“Blowing kisses” has fast become a treasured memory. Robyn (pictured with Mom here) is our family’s co-caregiver. She visits Mom sporadically during each week. She sits with her, tells stories, creates sing-a-longs, and encourages Mom to blow kisses to her loved ones. Despite all that Alzheimer’s is stealing, we are still making memories.
For too many families, there comes a point when caregiving for a loved one at home becomes logistically impossible. So then, what’s left to hold onto in this journey of caregiving? Affection surely tops the list, including blowing kisses! It’s the task-oriented caring that understandably slips after placing a loved one — a necessary shift. Doing my Mom’s laundry still remains top on my list. Here’s why:
1. Mom’s laundry tells me a lot about how the task of dressing her is accomplished. Crumpled inside-out socks or matched-up and rolled together? Soiled clothing thrown in the hamper or neatly placed in a plastic bag to protect the non-soiled clothing. These are subtle signs of the manner and pace with which CNAs attend to my mother.
2. Mom’s laundry is a measure of what she still owns. Her wedding rings are gone; lost or taken by a shower aid while still at home (sadly, we suspect the latter). Her “home” has been reduced to a room shared with another woman stricken with dementia. I’ve penned her name inside each piece of clothing. This laundry defines her favorite colors, her style, and complements her beauty. I take care of these things that are still part of her everyday life.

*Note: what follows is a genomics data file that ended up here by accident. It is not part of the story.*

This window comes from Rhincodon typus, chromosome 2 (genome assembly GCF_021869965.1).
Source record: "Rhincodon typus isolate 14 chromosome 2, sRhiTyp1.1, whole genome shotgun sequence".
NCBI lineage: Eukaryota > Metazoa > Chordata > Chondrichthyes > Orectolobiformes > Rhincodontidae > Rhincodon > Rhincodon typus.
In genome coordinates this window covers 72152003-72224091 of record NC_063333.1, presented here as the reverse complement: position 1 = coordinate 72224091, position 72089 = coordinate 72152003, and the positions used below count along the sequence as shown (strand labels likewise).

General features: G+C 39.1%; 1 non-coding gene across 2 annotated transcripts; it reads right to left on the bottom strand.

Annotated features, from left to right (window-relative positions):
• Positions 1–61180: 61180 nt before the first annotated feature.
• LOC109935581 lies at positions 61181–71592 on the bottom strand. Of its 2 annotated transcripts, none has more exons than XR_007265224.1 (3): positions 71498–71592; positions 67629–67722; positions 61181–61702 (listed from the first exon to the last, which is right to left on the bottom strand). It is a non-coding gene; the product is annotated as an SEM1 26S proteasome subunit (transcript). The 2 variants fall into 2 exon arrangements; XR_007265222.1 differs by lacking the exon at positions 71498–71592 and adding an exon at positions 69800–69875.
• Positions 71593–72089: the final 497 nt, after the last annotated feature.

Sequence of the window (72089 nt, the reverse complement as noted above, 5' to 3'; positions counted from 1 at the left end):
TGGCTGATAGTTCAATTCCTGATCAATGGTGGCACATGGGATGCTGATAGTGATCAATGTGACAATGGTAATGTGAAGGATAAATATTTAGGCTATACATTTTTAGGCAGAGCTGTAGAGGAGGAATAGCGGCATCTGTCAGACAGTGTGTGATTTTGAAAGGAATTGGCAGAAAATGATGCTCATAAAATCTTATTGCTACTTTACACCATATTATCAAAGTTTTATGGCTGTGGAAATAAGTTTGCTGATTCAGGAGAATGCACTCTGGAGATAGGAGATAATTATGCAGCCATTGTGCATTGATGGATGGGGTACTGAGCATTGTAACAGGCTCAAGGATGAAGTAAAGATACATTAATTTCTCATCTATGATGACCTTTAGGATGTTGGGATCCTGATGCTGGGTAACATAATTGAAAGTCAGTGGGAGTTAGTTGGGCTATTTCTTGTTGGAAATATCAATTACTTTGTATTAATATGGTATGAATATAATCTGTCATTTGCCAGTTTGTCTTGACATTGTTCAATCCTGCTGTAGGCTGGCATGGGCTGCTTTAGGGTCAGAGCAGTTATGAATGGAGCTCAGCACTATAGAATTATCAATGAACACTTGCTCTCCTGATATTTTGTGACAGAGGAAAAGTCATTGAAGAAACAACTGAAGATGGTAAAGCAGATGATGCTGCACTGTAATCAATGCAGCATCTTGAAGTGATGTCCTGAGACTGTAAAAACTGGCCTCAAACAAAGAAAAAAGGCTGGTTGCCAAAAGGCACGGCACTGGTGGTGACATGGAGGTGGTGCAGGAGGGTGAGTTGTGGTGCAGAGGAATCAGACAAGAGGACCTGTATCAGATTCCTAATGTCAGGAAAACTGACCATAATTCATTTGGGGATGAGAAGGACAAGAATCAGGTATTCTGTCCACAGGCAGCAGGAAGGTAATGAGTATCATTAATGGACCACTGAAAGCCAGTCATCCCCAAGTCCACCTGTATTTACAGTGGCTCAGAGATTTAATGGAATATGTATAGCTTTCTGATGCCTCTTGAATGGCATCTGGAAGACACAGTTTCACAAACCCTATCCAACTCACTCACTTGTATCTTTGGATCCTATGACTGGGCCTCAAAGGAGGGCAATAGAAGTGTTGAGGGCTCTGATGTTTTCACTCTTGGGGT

3. Mom’s laundry sometimes needs a little mending. A small tear or a seam loosened from countless renditions of dressing and undressing. Taking care of these small mending tasks adds to my sense of helpfulness amid mother’s helplessness. There’s a bit of heart-mending there too. It also communicates to her professional care team that I care about the little details; there are powerful messages in the subtleties.
4. Mom’s laundry shows me something about her meal times. Are her clothes stained from being determined to feed herself? Bibs (let’s call them aprons, please) are available and thankfully used more often than not. You see, feeding herself isn’t only a matter of dignity, it’s a matter of health. Every engaged task means neurons are firing inside her brain. So, if the apron is forgotten, I celebrate that she’s doing it herself when we’re not there coaching along.
5. Doing Mom’s laundry is a caregiving opportunity. The more Alzheimer’s robs loved ones of their capacities, the more it also robs us caregivers of ours, too. Our ability to affect change is slowly, and painfully, stripped away. The decision to place my mother in a long-term-care facility was a process. A process of acceptance by looking deeply and honestly at our inadequacies. In facing our weaknesses we are reminded of the gift of humility. We are not helpless when we can still be helpful — even in the smallest capacity. There are many things we are no longer able to do for Mom. So, that’s why I do my Mom’s laundry. Amid all my weaknesses, it is something I can do with great love. And, after all, love is our greatest strength.